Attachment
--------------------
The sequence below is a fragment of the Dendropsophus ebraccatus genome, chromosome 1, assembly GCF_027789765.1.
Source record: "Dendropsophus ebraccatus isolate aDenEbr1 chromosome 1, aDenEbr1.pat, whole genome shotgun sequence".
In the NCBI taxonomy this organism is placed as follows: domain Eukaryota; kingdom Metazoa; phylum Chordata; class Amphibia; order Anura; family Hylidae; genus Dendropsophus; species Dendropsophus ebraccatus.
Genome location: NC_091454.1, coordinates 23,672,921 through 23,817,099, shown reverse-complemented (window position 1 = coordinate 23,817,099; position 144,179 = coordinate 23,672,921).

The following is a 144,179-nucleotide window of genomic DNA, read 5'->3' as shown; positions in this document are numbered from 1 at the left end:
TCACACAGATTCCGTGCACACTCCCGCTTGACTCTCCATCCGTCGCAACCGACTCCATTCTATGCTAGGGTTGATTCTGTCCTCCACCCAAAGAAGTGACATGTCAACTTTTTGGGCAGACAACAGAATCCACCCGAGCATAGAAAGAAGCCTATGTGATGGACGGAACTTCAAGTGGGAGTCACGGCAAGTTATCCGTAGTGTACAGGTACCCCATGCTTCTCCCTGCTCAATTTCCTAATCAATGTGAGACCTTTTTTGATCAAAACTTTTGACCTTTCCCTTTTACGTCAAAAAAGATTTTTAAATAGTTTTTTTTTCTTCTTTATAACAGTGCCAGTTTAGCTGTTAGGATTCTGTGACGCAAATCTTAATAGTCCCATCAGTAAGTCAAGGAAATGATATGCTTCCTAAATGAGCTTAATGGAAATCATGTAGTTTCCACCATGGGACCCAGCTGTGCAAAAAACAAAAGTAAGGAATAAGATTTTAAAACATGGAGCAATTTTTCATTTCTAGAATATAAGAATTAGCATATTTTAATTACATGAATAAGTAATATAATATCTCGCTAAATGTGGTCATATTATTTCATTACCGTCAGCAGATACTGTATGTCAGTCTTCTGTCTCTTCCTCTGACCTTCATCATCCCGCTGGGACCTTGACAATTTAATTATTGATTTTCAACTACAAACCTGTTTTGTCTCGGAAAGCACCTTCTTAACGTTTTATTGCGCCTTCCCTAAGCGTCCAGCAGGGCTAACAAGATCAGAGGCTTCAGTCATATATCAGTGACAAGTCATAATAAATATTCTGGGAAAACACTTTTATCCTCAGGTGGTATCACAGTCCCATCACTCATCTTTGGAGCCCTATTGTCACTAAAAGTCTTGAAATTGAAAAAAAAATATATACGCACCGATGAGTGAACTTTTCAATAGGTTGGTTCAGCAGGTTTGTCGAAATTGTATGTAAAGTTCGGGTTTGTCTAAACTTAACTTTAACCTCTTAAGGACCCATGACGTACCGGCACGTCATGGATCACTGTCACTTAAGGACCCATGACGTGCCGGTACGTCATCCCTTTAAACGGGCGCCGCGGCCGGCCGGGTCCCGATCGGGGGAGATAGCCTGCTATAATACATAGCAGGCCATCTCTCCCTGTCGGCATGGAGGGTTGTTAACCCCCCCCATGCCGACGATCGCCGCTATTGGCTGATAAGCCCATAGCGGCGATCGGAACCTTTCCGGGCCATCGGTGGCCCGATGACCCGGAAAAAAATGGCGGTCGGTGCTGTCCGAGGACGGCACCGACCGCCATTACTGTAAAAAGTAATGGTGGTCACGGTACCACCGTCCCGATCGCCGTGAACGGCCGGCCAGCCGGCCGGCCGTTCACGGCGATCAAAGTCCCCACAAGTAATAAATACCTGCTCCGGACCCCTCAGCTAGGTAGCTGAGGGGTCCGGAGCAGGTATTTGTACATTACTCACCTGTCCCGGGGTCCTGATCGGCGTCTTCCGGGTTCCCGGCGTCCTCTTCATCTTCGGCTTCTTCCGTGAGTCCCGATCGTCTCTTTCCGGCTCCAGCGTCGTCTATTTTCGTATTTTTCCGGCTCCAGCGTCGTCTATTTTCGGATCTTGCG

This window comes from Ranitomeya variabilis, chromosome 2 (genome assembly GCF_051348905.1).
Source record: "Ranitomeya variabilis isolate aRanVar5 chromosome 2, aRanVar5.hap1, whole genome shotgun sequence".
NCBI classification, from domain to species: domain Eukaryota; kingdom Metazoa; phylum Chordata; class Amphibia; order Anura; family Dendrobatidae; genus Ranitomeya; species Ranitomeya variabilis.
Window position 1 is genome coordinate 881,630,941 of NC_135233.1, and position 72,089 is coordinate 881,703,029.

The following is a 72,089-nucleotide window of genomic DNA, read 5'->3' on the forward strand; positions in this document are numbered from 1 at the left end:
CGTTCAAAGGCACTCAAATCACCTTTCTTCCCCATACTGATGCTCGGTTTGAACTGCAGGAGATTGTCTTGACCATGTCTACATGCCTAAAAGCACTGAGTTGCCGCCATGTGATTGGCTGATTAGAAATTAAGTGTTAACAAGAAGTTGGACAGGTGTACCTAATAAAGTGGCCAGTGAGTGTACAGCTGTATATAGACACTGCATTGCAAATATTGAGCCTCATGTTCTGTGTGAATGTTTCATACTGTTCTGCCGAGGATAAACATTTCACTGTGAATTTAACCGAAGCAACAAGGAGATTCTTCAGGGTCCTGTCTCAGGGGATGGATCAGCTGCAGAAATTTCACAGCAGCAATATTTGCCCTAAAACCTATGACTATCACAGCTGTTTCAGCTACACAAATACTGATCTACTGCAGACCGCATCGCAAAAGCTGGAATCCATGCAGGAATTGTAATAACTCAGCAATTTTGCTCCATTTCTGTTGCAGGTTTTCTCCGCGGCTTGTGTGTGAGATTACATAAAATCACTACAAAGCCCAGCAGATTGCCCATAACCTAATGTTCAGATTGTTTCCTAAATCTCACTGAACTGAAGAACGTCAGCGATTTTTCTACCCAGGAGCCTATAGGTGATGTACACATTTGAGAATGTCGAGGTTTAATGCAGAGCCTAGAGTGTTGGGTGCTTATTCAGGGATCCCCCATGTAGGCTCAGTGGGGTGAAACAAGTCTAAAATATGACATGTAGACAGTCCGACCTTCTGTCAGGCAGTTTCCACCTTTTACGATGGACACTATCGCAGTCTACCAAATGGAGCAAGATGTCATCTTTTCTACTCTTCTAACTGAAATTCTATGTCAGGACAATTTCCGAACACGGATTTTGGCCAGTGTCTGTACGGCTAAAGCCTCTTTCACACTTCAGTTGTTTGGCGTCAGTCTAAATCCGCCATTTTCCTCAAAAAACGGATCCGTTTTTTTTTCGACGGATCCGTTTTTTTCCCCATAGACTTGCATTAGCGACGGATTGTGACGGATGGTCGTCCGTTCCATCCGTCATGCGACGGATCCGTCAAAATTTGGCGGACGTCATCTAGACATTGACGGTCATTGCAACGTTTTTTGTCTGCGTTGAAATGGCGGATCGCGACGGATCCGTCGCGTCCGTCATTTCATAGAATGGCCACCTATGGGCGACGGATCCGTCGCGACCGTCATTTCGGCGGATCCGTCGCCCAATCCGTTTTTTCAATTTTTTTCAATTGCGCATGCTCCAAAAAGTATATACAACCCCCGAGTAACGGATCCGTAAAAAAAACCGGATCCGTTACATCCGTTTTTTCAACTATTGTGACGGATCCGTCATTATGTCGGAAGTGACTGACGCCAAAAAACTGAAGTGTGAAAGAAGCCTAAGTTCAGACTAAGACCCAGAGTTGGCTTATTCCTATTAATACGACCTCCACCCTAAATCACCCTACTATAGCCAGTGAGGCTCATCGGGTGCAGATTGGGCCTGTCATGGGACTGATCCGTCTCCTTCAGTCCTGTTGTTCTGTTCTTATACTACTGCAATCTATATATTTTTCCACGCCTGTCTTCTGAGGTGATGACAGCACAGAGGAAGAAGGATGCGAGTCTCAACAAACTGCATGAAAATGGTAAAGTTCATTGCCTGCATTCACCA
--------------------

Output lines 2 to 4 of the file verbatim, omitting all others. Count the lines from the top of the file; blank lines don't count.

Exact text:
Source record: "Dendropsophus ebraccatus isolate aDenEbr1 chromosome 1, aDenEbr1.pat, whole genome shotgun sequence".
In the NCBI taxonomy this organism is placed as follows: domain Eukaryota; kingdom Metazoa; phylum Chordata; class Amphibia; order Anura; family Hylidae; genus Dendropsophus; species Dendropsophus ebraccatus.
Genome location: NC_091454.1, coordinates 23,672,921 through 23,817,099, shown reverse-complemented (window position 1 = coordinate 23,817,099; position 144,179 = coordinate 23,672,921).